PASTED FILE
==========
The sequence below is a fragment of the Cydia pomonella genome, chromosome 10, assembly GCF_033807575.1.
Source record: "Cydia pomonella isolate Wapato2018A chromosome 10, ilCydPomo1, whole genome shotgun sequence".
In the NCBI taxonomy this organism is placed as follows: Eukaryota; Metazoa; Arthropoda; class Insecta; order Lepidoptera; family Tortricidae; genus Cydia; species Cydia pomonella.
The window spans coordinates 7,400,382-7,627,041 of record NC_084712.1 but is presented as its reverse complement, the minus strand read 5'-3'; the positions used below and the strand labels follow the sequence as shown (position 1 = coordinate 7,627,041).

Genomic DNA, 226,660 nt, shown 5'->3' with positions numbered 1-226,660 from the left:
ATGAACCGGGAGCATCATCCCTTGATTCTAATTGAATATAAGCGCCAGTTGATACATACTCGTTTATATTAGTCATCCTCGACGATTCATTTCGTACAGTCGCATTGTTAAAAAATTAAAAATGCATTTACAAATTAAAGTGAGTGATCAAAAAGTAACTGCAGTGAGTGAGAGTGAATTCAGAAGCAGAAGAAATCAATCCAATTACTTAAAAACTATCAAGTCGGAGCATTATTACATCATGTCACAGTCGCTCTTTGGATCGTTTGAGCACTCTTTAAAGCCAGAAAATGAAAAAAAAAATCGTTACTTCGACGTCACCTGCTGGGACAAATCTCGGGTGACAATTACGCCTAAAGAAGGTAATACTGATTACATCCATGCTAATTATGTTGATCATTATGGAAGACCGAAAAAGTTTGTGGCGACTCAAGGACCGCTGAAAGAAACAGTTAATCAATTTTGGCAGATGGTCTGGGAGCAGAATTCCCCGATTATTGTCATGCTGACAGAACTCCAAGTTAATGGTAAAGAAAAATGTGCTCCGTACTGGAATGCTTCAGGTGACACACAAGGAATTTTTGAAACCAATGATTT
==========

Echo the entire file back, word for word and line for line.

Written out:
The sequence below is a fragment of the Cydia pomonella genome, chromosome 10, assembly GCF_033807575.1.
Source record: "Cydia pomonella isolate Wapato2018A chromosome 10, ilCydPomo1, whole genome shotgun sequence".
In the NCBI taxonomy this organism is placed as follows: Eukaryota; Metazoa; Arthropoda; class Insecta; order Lepidoptera; family Tortricidae; genus Cydia; species Cydia pomonella.
The window spans coordinates 7,400,382-7,627,041 of record NC_084712.1 but is presented as its reverse complement, the minus strand read 5'-3'; the positions used below and the strand labels follow the sequence as shown (position 1 = coordinate 7,627,041).

Genomic DNA, 226,660 nt, shown 5'->3' with positions numbered 1-226,660 from the left:
ATGAACCGGGAGCATCATCCCTTGATTCTAATTGAATATAAGCGCCAGTTGATACATACTCGTTTATATTAGTCATCCTCGACGATTCATTTCGTACAGTCGCATTGTTAAAAAATTAAAAATGCATTTACAAATTAAAGTGAGTGATCAAAAAGTAACTGCAGTGAGTGAGAGTGAATTCAGAAGCAGAAGAAATCAATCCAATTACTTAAAAACTATCAAGTCGGAGCATTATTACATCATGTCACAGTCGCTCTTTGGATCGTTTGAGCACTCTTTAAAGCCAGAAAATGAAAAAAAAAATCGTTACTTCGACGTCACCTGCTGGGACAAATCTCGGGTGACAATTACGCCTAAAGAAGGTAATACTGATTACATCCATGCTAATTATGTTGATCATTATGGAAGACCGAAAAAGTTTGTGGCGACTCAAGGACCGCTGAAAGAAACAGTTAATCAATTTTGGCAGATGGTCTGGGAGCAGAATTCCCCGATTATTGTCATGCTGACAGAACTCCAAGTTAATGGTAAAGAAAAATGTGCTCCGTACTGGAATGCTTCAGGTGACACACAAGGAATTTTTGAAACCAATGATTT